The first is when I’m going out to be entertained (date night, dinner w/ friends, etc.); in this scenario, my priority is experience & taste. There are a ton of great options for this, especially in Austin. This is maybe every other week for us, and it’s more of a reward than anything. Honestly, I’m not trying to make the healthiest choices.
The second is when I’m on the go; I’d like a good meal, but I don’t want to spend too much and I don’t have a lot of time. This is the tough one. This happens often, and it’s usually during a time where I really need energy. I’m either in the middle of my day or it’s a weeknight, and I need to be eating good food to stay filled up.
If I can commit to making good decisions in the second scenario by choosing my restaurants wisely, taking some food with me from home, I’m happy to reward myself with the other eating out scenario.
5. Describe challenges you have faced and how you overcame them.
Starting out was really challenging. When you’re opening a restaurant, you strive to get open as soon as possible because you’re paying rent and other expenses, and you simply want to start generating revenue. But the problem with opening quickly is that you haven’t had the chance to create the systems and processes needed to ensure operations run smoothly. You’re surviving shifts at the beginning, instead of thriving through them. I could easily see all of the ‘standard operating procedures’ that we needed to create, but I didn’t have time to create them because I was too busy trying to survive.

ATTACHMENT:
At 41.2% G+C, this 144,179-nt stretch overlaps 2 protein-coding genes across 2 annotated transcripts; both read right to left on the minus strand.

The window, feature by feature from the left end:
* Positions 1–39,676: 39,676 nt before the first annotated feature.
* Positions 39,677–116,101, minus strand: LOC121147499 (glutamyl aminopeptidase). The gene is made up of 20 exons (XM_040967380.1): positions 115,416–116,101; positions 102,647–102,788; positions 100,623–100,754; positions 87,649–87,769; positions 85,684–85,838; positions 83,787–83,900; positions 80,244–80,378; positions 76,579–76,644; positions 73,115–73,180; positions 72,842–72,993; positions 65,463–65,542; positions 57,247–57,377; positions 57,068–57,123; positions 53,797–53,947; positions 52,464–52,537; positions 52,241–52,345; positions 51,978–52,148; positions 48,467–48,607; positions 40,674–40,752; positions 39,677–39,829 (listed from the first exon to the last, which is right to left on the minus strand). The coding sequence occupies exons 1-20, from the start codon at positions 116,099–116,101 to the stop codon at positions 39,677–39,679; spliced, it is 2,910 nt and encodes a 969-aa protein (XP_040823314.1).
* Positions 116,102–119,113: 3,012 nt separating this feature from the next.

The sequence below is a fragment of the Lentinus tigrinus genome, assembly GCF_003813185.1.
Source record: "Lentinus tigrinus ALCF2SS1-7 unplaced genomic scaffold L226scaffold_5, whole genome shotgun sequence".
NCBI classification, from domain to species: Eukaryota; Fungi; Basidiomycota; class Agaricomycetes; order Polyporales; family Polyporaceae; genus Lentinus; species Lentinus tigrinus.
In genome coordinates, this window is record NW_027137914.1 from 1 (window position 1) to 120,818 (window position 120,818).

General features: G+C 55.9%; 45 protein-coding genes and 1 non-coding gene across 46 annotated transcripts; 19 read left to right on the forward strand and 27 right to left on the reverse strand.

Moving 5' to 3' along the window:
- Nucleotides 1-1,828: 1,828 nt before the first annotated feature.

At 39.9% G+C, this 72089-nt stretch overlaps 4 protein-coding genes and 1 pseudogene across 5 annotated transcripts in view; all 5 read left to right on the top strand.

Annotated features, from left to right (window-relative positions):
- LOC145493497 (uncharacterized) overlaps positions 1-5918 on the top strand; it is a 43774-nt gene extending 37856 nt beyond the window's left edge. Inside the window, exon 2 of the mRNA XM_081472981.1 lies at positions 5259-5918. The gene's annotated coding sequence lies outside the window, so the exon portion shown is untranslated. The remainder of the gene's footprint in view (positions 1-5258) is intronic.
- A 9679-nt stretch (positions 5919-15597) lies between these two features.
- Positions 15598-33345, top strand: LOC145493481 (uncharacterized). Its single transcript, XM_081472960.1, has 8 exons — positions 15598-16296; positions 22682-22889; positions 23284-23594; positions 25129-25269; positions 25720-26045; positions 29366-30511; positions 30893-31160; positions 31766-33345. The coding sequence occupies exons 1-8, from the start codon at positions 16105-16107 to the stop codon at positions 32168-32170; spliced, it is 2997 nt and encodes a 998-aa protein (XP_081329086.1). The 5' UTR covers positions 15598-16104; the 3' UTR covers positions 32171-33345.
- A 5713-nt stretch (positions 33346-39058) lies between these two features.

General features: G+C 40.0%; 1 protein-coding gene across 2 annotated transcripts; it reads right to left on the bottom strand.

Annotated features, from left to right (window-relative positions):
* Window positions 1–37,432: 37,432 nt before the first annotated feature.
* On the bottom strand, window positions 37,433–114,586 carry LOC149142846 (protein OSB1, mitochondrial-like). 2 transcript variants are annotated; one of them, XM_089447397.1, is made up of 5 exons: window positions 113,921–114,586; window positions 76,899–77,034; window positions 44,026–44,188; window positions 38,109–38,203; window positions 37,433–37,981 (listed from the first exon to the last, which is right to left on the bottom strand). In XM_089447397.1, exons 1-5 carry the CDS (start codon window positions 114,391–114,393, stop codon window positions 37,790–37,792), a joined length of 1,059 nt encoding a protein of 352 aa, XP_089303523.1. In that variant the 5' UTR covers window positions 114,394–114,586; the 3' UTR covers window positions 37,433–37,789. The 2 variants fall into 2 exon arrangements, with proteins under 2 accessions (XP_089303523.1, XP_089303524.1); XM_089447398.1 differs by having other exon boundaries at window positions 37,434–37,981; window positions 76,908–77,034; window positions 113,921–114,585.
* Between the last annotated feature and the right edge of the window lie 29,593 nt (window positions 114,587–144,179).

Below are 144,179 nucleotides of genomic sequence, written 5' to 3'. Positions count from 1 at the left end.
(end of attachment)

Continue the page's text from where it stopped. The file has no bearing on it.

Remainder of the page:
The biggest issue with this is that you end up hurting your staff. Our turnover was high; we lost some great people in the early months because our business wasn’t setup well for them to do well. Reflecting on this time makes me sad, because I feel like I let the team down.
Eventually we overcame this problem by hiring great people to help me run the restaurant. First, I brought on a Team Lead (aka general manager), Teresa Cano, to run the store and free me up to create systems. Eventually, I brought on a People & Operations Lead, Brooks Veazey, who has extensive experience in this arena. The manpower and expertise these two have brought to our team the past year or so has made Honest Mary’s a way more operationally robust place to work, and our team has been blessed through them. Today, we’re thriving through our shifts and our turnover is extremely low. What a difference great people can make!
6. How has your commitment to source locally (whenever possible) impacted your decisions and the development of your business? How has it changed the way you interact with your community?
Sourcing locally is a framework and standard that we’ve had from the beginning. I think if you set out from the beginning to do this and commit to partnering with great local vendors and farms, it just becomes normal. If you don’t start out this way, clawing into it may feel expensive and difficult.
From a business standpoint, it’s just so important to support your local community. We as a city live and die together. We are in this together. We need to help each other out.
From a food standpoint, we believe that food is better for you when it’s sourced near you. Certain foods grow well in areas around you because they’re suited to feed animals and humans appropriately for climate around them. When we eat local foods, we feel better and live better.